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Short Wave Infrared (SWIR) Test Capabilities for Imaging Sensors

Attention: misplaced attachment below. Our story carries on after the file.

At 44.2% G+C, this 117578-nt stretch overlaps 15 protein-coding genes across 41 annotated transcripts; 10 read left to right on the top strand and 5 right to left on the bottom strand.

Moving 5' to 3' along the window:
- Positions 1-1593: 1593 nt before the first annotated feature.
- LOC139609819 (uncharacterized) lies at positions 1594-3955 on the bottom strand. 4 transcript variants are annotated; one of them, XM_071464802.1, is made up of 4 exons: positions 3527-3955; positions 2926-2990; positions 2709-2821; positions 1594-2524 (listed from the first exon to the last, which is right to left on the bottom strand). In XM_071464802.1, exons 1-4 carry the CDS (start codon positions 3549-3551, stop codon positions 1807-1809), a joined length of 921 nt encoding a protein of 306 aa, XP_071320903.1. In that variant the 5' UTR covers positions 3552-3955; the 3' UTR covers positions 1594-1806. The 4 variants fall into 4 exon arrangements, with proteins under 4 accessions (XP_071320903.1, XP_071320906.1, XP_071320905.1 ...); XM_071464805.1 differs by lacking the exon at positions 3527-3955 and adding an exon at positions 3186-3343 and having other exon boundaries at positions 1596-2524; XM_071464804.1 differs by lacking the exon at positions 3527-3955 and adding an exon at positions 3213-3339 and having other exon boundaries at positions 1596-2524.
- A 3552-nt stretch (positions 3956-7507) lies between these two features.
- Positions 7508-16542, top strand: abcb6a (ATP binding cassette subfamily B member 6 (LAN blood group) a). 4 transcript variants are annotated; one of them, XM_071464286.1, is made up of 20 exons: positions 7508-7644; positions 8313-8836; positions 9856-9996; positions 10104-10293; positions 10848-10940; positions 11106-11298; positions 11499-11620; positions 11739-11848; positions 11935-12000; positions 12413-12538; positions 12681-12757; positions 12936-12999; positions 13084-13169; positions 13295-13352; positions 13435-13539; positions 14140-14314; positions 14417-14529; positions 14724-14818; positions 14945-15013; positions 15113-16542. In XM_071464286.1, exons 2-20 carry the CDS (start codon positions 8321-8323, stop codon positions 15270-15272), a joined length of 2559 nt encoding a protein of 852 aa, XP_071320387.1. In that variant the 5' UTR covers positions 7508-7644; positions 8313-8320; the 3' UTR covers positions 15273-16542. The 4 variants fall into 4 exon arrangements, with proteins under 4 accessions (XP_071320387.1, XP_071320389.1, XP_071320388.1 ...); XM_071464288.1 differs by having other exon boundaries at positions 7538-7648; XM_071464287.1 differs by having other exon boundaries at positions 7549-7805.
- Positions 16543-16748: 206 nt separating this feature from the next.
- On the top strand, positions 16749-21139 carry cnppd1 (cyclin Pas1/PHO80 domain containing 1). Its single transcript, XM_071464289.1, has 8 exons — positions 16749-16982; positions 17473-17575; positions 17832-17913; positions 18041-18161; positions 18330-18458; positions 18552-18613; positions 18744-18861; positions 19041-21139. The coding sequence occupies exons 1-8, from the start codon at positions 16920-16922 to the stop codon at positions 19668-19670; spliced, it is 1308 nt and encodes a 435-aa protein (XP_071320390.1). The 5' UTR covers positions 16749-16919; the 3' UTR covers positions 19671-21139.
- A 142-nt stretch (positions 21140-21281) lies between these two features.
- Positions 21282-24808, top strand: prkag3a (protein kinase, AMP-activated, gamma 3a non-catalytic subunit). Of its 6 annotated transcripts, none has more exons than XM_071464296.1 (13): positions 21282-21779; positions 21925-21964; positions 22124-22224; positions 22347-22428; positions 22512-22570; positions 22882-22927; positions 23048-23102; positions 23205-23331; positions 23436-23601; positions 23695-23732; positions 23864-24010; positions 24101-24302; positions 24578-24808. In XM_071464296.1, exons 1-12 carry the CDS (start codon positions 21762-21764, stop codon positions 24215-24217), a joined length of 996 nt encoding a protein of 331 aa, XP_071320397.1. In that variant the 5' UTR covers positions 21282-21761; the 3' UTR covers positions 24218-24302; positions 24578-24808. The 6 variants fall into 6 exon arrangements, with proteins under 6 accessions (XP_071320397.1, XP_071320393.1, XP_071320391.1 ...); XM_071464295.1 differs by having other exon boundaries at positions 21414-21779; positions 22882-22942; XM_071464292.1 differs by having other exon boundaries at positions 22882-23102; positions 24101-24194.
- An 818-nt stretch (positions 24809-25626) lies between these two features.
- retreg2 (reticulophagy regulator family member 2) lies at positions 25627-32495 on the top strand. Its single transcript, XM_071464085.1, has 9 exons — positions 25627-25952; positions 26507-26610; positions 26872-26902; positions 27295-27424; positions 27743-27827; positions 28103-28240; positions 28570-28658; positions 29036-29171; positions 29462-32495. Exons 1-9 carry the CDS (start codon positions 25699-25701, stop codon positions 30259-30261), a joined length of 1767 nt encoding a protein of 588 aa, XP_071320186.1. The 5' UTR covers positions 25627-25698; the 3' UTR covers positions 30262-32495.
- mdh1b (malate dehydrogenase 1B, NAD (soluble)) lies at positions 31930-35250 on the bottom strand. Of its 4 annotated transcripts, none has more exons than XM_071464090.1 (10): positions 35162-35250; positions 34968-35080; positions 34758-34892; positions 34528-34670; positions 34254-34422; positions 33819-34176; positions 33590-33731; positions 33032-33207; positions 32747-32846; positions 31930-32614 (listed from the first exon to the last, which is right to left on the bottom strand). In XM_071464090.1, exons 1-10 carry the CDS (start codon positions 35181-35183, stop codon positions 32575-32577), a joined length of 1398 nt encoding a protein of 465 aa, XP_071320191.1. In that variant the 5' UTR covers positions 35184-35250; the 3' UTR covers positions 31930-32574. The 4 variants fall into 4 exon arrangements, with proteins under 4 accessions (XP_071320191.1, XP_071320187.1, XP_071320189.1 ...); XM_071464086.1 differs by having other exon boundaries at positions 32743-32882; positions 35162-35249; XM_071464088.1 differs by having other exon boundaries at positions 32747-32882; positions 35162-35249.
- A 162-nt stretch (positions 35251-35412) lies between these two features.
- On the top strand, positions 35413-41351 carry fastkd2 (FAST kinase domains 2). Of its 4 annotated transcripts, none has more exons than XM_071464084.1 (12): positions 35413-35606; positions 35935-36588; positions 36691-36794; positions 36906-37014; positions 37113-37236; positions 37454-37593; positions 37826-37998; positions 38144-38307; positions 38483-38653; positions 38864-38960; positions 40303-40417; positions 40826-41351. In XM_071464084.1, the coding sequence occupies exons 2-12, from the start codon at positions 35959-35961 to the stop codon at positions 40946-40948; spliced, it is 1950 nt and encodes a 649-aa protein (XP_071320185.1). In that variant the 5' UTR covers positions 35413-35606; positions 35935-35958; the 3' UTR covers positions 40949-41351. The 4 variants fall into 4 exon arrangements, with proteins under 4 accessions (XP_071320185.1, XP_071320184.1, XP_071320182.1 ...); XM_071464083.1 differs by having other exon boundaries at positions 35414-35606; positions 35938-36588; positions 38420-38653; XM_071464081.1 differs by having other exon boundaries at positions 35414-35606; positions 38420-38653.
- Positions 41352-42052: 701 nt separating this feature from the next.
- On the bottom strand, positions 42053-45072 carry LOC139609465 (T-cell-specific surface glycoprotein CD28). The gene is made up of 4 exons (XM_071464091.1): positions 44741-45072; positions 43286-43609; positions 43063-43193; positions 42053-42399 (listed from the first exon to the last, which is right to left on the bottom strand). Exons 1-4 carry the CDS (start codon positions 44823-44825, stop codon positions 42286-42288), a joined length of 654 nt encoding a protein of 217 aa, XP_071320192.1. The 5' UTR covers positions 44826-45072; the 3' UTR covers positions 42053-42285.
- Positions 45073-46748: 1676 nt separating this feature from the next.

OBJECTIVE: Develop a compact, rugged infrared image projector to provide high dynamic range target, stellar, and background simulation in the near and shortwave infrared bands. DESCRIPTION: Near Infrared (NIR) and Short Wave Infrared (SWIR) sensors (0.75 - 3.0 microns) are becoming increasing prevalent for military applications; however, the test technology for imaging SWIR sensors is lagging behind the development of the sensor capability. The ability to perform in-band replication of complex target and background phenomenology is essential for development of weapon systems. Laboratory testing allows debugging of interfaces and embedded software, and identification of system limitations in a controlled, repeatable environment prior to flight testing. For longer wavelength phenomenology, where lower temperature emissive sources are predominant, resistive array projection technologies exist that provide continuous dynamic control and continuous output. The same cannot be said for SWIR, although some capabilities do exist; for example, image projectors based on digital mirror arrays are capable of providing high fidelity SWIR scene data under the constraint of tight temporal synchronization and resolution that is inversely related to integration time. Innovative solutions are desired that provide flexibility for test facilities: continuous analog control of pixel output, adaptive source intensity for optimal grayscale range, potential integration into multi-waveband test systems, and simulation of active illumination sources. New high-power SWIR Vertical-Cavity Surface-Emitting laser (VCSEL) sources are now available for projector illumination and VCSEL array technology has advanced considerably during the last decade. Other technologies have also shown promise, e.g., light emitting diode arrays and liquid crystal arrays. Solutions are desired that can achieve formats greater than 1024x1024 and can adaptively apply their dynamic range to resolve both night-time starlit scenarios and daytime scenarios with solar illumination. Solutions should be compatible with lightweight, flight table compatible SWIR projector configurations. The potential for integration of Long Wave IR, Mid Wave IR and semi-active laser designator/pointer targets into the optical path should be taken into consideration. Potential applications include a range of possible field-of-views, from a few degrees for a terminal homing sensor to extreme wide field-of-view multi-aperture sensors intended for optical flow navigation. The target test environment will require non-uniformity correction and absolute calibration at all output levels. Address calibration, non-uniformity correction, wide field of view, and scene generation aspects for the projector system. PHASE I: Design a SWIR image projector concept for weapon and staring stellar inertial sensor testing. Establish the dynamic range requirements, spectral features and other operational consideration for the sources, modulators, and optics to provide a spectrally accurate output to support camouflage, foliage, and man-made target detection. PHASE II: Integrate and demonstrate component technologies, interfaces, and software necessary to demonstrate a prototype projection system. Demonstrate calibration, non-uniformity correction and stability before and after representative test cases involving adaptive source intensity. PHASE III: Develop and transition full up SWIR sensor-seeker and stellar inertial sensor calibration and test systems for use in government and defense industry hardware-in-the-loop applications. REFERENCES: 1. J. Geske, C. Wang, et al.,"High power VCSELs for miniature optical sensors,"Proc. SPIE 7615, 76150E (2010), DOI:10.1117/12.847184. 2. J. R. Lippert, H. Wei, et al.,"Record breaking high-apparent temperature capability of LCoS-based infrared scene projectors,"Proc. SPIE 7663, 76630S (2010), DOI:10.1117/12.850184. 3. R. L. Murrer, R. A. Thompson, and C. F. Coker, Developments at the Kinetic Kill Vehicle Hardware-in-the-Loop Simulator (KHILS) facility Proc. SPIE 3697, 31 (1999), DOI:10.1117/12.352921.
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